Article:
A paper detailing the findings was published in The Astrophysical Journal on Dec. 13.:

"Beyond the snow line, materials that were gaseous closer to the star condense into solid bodies, increasing the amount of material available to start the planet-building process," said Suzuki. "This is where we think planetary formation was most efficient, and it's also the region where microlensing is most sensitive."

NASA's Wide Field Infrared Survey Telescope (WFIRST), slated to launch in the mid-2020s, will conduct an extensive microlensing survey. Astronomers expect it will deliver mass and distance determinations of thousands of planets, completing the work begun by Kepler and providing the first galactic census of planetary properties.

NASA's Ames Research Center manages the Kepler and K2 missions for NASA's Science Mission Directorate. The Jet Propulsion Laboratory (JPL) in Pasadena, California, managed Kepler mission development. Ball Aerospace & Technologies Corporation operates the flight system with support from the Laboratory for Atmospheric and Space Physics at the University of Colorado in Boulder.

WFIRST is managed at Goddard, with participation by JPL, the Space Telescope Science Institute in Baltimore, the Infrared Processing and Analysis Center, also in Pasadena, and a science team comprising members from U.S. research institutions across the country.

For more information on how NASA’s Kepler is working with ground-based efforts, including the MOA and OGLE groups, to search for planets using microlensing, please visit:

Related links:

NASA's Wide Field Infrared Survey Telescope (WFIRST):

NASA's Kepler and K2 missions:

Microlensing Observations in Astrophysics (MOA):

Optical Gravitational Lensing Experiment (OGLE):

Images (mentioned), Video (mentioned), Text, Credits: NASA's Goddard Space Flight Center, by Francis Reddy/Karl Hille.


Where is the Ice on Ceres? New NASA Dawn Findings

NASA - Dawn Mission patch.

Dec. 15, 2016

Animation above: NASA's Dawn spacecraft determined the hydrogen content of the upper yard, or meter, of Ceres' surface. Blue indicates where hydrogen content is higher, near the poles, while red indicates lower content at lower latitudes. Animation Credits: NASA/JPL-Caltech/UCLA/MPS/DLR/IDA/PSI.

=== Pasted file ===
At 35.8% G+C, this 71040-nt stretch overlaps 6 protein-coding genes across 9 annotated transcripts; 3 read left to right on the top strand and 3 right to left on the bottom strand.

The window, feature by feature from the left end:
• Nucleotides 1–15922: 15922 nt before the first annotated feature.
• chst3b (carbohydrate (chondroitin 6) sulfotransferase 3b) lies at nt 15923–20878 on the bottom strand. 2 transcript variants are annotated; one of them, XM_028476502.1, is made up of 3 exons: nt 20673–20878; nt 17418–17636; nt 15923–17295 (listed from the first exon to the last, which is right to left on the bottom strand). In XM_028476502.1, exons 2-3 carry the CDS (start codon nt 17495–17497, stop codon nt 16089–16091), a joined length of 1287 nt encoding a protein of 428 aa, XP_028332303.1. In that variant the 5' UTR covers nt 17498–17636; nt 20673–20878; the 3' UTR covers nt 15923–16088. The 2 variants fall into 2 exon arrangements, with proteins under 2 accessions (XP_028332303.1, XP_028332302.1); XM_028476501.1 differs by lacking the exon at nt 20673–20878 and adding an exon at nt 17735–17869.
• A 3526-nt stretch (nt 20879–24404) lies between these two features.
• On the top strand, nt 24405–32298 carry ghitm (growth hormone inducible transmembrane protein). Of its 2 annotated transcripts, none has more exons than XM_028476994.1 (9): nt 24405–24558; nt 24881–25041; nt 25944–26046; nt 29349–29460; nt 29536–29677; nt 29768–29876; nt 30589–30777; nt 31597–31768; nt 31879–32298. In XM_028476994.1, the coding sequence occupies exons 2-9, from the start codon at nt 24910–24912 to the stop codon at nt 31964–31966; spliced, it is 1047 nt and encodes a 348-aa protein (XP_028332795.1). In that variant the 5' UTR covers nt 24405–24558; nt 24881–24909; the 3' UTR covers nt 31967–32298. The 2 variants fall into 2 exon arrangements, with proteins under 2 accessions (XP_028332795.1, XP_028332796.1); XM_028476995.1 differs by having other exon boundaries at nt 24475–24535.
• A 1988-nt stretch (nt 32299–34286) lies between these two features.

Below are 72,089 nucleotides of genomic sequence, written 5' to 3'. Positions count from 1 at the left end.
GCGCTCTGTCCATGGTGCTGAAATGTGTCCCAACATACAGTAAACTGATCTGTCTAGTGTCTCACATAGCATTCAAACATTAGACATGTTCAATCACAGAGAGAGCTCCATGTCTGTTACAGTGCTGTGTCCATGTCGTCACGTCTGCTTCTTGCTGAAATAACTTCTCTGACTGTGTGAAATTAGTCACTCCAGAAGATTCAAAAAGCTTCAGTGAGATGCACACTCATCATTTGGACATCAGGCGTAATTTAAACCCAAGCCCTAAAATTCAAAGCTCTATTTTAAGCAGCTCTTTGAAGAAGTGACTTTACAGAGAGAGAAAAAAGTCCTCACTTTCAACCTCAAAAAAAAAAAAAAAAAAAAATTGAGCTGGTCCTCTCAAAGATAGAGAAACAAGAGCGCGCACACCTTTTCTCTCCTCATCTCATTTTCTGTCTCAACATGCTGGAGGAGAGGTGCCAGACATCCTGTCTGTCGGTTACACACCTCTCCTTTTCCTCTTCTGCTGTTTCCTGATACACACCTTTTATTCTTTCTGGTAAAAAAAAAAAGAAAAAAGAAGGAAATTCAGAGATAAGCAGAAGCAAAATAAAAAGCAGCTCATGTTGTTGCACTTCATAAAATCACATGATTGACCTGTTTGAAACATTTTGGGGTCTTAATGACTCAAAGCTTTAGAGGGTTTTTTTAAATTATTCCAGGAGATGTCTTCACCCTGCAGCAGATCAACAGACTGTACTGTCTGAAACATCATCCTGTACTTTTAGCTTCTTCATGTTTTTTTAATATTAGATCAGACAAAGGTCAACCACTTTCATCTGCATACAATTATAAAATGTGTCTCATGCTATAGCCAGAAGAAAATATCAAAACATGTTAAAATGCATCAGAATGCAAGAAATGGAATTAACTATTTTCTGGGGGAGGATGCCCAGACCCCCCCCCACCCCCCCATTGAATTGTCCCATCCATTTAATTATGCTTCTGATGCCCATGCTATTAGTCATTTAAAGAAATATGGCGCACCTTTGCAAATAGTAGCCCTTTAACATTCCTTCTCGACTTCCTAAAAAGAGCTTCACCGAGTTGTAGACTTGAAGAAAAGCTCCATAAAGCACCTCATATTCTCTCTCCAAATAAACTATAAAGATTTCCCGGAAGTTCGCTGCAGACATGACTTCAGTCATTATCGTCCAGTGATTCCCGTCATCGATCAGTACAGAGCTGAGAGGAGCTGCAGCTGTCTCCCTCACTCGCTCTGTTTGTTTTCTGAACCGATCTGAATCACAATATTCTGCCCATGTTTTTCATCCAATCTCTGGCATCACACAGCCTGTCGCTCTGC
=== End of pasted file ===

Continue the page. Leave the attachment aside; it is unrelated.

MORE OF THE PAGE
At first glance, Ceres, the largest body in the main asteroid belt, may not look icy. Images from NASA's Dawn spacecraft have revealed a dark, heavily cratered world whose brightest area is made of highly reflective salts -- not ice. But newly published studies from Dawn scientists show two distinct lines of evidence for ice at or near the surface of the dwarf planet. Researchers are presenting these findings at the 2016 American Geophysical Union meeting in San Francisco.

Animation above: This movie of images from NASA's Dawn spacecraft shows a crater on Ceres that is partly in shadow all the time. Such craters are called "cold traps." Dawn has shown that water ice could potentially be preserved in such place for very long amounts of time. Animation Credits: NASA/JPL-Caltech/UCLA/MPS/DLR/IDA.

"These studies support the idea that ice separated from rock early in Ceres’ history, forming an ice-rich crustal layer, and that ice has remained near the surface over the history of the solar system," said Carol Raymond, deputy principal investigator of the Dawn mission, based at NASA's Jet Propulsion Laboratory, Pasadena, California.

Water ice on other planetary bodies is important because it is an essential ingredient for life as we know it. "By finding bodies that were water-rich in the distant past, we can discover clues as to where life may have existed in the early solar system," Raymond said.

Ice is everywhere on Ceres

Ceres’ uppermost surface is rich in hydrogen, with higher concentrations at mid-to-high latitudes -- consistent with broad expanses of water ice, according to a new study in the journal Science.

"On Ceres, ice is not just localized to a few craters. It's everywhere, and nearer to the surface with higher latitudes," said Thomas Prettyman, principal investigator of Dawn's gamma ray and neutron detector (GRaND), based at the Planetary Science Institute, Tucson, Arizona.

Researchers used the GRaND instrument to determine the concentrations of hydrogen, iron and potassium in the uppermost yard (or meter) of Ceres. GRaND measures the number and energy of gamma rays and neutrons emanating from Ceres. Neutrons are produced as galactic cosmic rays interact with Ceres' surface. Some neutrons get absorbed into the surface, while others escape. Since hydrogen slows down neutrons, it is associated with fewer neutrons escaping. On Ceres, hydrogen is likely to be in the form of frozen water (which is made of two hydrogen atoms and one oxygen atom).

Image above: This graphic shows a theoretical path of a water molecule on Ceres. Some water molecules fall into cold, dark craters called "cold traps," where very little of the ice turns into vapor, even over the course of a billion years. Image Credits: NASA/JPL-Caltech/UCLA/MPS/DLR/IDA.

Rather than a solid ice layer, there is likely to be a porous mixture of rocky materials in which ice fills the pores, researchers found. The GRaND data show that the mixture is about 10 percent ice by weight.

"These results confirm predictions made nearly three decades ago that ice can survive for billions of years just beneath the surface of Ceres," Prettyman said. "The evidence strengthens the case for the presence of near-surface water ice on other main belt asteroids."